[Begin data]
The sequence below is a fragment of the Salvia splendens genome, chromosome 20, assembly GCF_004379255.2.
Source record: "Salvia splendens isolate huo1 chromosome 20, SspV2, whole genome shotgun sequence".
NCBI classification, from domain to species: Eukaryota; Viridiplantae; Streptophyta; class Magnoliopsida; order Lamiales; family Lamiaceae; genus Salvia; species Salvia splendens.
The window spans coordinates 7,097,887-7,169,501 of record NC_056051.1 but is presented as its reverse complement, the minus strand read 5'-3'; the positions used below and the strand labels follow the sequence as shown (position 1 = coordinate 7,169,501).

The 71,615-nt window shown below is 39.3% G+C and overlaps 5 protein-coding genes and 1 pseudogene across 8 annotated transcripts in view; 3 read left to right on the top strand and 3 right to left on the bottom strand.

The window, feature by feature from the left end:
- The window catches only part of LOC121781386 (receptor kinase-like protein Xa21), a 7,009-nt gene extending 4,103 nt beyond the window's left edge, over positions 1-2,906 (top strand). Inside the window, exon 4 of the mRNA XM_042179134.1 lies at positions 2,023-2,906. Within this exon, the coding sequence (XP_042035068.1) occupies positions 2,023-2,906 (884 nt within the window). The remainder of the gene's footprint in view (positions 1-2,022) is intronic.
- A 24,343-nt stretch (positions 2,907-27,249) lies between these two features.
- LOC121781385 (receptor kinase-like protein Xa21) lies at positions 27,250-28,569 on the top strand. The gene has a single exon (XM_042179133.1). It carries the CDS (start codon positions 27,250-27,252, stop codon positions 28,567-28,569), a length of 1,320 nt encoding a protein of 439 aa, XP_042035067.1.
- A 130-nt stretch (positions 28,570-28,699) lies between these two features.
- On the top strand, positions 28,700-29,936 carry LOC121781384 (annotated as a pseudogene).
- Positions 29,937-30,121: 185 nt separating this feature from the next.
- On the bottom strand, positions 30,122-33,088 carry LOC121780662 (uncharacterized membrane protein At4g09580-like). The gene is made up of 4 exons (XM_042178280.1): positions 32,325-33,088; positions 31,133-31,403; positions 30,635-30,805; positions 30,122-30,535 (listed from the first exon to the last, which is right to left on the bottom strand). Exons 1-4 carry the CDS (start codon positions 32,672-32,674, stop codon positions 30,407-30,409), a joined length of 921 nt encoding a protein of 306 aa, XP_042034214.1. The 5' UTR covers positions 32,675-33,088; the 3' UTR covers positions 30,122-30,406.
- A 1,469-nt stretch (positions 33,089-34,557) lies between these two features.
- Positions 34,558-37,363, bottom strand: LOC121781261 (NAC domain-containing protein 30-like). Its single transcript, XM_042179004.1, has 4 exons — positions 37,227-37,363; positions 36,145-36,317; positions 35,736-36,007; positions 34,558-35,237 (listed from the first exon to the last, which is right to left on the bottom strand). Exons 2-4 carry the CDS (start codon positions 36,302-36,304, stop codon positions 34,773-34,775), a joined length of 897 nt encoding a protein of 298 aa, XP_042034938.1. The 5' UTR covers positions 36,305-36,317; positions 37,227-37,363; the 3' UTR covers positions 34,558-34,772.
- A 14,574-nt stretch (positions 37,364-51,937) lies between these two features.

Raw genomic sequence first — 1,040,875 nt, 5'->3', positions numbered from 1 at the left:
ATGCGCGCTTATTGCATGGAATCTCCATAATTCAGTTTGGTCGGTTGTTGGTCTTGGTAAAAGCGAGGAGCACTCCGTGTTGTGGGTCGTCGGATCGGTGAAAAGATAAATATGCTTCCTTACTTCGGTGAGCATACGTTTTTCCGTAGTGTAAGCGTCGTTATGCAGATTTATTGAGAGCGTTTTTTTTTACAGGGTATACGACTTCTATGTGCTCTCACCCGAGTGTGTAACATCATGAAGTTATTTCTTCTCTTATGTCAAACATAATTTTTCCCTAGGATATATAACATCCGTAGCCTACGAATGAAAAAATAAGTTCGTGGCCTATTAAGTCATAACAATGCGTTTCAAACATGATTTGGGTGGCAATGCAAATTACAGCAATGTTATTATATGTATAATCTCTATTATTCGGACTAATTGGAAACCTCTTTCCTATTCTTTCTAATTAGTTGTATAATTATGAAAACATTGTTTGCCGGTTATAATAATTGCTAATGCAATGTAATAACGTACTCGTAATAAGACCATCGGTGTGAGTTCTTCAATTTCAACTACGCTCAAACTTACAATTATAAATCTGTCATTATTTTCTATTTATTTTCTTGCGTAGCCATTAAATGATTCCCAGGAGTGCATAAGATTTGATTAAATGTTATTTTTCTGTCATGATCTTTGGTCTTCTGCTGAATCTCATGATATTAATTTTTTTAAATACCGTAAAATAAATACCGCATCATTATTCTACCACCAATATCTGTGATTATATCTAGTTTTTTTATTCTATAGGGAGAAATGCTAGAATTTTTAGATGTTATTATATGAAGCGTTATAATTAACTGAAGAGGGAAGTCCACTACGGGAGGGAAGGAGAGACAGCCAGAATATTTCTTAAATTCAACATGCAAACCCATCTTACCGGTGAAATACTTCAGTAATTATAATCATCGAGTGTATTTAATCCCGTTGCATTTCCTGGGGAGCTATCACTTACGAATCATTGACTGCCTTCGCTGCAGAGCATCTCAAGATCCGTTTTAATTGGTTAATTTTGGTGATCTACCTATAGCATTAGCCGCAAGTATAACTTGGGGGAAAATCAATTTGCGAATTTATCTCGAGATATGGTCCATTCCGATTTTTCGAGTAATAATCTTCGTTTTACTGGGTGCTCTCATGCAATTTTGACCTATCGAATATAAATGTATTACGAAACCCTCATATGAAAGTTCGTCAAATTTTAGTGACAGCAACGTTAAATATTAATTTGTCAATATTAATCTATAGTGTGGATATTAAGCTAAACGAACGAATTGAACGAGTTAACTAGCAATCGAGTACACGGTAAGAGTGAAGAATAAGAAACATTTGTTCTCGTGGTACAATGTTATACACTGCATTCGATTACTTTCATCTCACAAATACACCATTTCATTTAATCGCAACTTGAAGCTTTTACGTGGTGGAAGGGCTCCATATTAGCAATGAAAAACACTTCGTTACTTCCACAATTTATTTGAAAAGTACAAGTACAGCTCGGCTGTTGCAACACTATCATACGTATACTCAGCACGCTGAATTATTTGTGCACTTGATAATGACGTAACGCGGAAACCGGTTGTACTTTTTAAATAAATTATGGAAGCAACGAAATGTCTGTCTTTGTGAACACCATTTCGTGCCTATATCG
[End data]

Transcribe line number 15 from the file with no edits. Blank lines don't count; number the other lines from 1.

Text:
- Positions 34,558-37,363, bottom strand: LOC121781261 (NAC domain-containing protein 30-like). Its single transcript, XM_042179004.1, has 4 exons — positions 37,227-37,363; positions 36,145-36,317; positions 35,736-36,007; positions 34,558-35,237 (listed from the first exon to the last, which is right to left on the bottom strand). Exons 2-4 carry the CDS (start codon positions 36,302-36,304, stop codon positions 34,773-34,775), a joined length of 897 nt encoding a protein of 298 aa, XP_042034938.1. The 5' UTR covers positions 36,305-36,317; positions 37,227-37,363; the 3' UTR covers positions 34,558-34,772.